I was in my college dorm in Tennessee. My roommate woke me up and told me about a disaster at the World Trade Center. I immediately called my parents in Brooklyn, wanting to know if they were okay. My mom replied that she was fine, but it was the people in Manhattan that she was worried about most.
I ran down the hall to see all my fellow students watching the news, and hear that my alma mater, Stuyvesant High School, was being evacuated. “Such a tragedy – perhaps it’s time for a prayer,” I thought. I walked to the nearest Christian community group center and saw 20 students already praying together with the news in the background. I knew that joining them was the only thing that could comfort me.
The national trauma of 9/11 brought on another hurdle. Immigrants had become the “other.“ Many communities suffered severe profiling and bias attacks, especially in New York City. For those of us working in the immigration advocacy space, we knew no immigration reform bill would pass for years to come.
I have been in America for 33 years. I was born in Seoul, South Korea and brought over as a baby when my parents immigrated to Nashville, TN in 1981 on student visas. They were determined to make a life in America because of the poverty and struggle they escaped from in South Korea. My parents did what they could — taking odd jobs while studying hard and raising a family.
We moved to New York City in 1988 because of better job opportunities. Being undocumented, my parents were unable to legally work for an employer, but were able to start a business. So they opened up a Korean grocery story in Bensonhurst, Brooklyn.
I learned the truth about my undocumented status in high school, when I was 17, right before my senior year. Wanting to be a pediatrician back then, I went to a hospital for a residency program, only to be told to come back with a green card. So I asked my parents about it. They told me they were working on it and for safety reasons I couldn’t pursue the residency program. I was obviously saddened, confused, and angry. How was this true? I had been in America for over 16 years at that point.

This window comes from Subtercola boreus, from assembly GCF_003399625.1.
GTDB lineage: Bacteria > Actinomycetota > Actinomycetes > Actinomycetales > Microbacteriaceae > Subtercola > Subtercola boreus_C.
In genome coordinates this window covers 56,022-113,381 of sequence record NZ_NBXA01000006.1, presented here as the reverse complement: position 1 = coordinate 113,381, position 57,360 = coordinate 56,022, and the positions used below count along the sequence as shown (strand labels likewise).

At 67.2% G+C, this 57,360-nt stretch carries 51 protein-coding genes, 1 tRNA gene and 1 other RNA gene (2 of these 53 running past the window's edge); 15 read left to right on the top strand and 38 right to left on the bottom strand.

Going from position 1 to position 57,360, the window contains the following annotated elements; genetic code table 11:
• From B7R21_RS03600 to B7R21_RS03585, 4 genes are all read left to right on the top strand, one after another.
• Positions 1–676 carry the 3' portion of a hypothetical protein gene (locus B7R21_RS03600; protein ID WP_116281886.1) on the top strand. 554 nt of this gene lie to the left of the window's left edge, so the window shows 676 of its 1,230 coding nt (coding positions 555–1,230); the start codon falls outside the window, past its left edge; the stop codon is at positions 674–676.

Nevertheless, I went back to Tennessee for college and graduated Magna Cum Laude in 2003 with a degree in Sociology with a concentration in Criminal Justice, and a minor in Psychology. Despite my degree, I am unable to move forward and pursue my aspirations of becoming a federal judge. In a cruel and callous twist, when Deferred Action for Childhood Arrivals (DACA) was announced in 2012, I was then too old to qualify — by only one year.
Even with my degree, I’ve only been able to take jobs under the books. I’ve worked at a pizzeria, flower store, construction sites, and am ever-present at my parents’ grocery store. I am one of New York City’s 500,000 undocumented residents and am part of the roughly 375,000 undocumented workers that contribute to the fabric of the city.
As we honor the lives lost today, we also remember the hundreds of undocumented workers who were in the Twin Towers as they collapsed. We also can’t forget the first responders and individual volunteers, many of whom are part of the 8.1 million immigrant residents of the five boroughs.
Without much Congressional help and the President delaying his executive action, immigration continues to be gridlocked. Even though I’ve been here for 33 years, there remains no pathway to citizenship for people like me. I don’t qualify for the DREAM Act or DACA. I’m really just #1of11Million.
While Congress, Republicans, Democrats, and the President keep blaming each other for the stalemate, my questions continue to be: When can I move on with my life? When can I finally pursue my aspirations? Why is it taking so long?
What will it finally take (for me and the rest of the 11 million) to be recognized as Americans?
Jong-Min You, 34
Arrived in 1981 from Seoul, South Korea (approximately 33 yrs. in the US, arrived at the age of 1) Currently lives in Bensonhurst (Brooklyn), New York
Jong-Min You came to the United States as a child, under his parents’ student visas in 1981. Though he has a university degree, with honors, in sociology, with a concentration in criminal justice, and a minor in psychology, his undocumented status has prevented him from working in his desired fields. He currently manages the family grocery store, as well as, the two apartments that his parents rent out above his family’s property. Jong-Min has actively worked to raise awareness on immigration issues and appeared on the cover of Time Magazine as part of a group of undocumented immigrants featured in the cover article. Jong-Min narrowly missed the age cut-off for Deferred Action for Childhood Arrivals and is filing affirmatively for Deferred Action.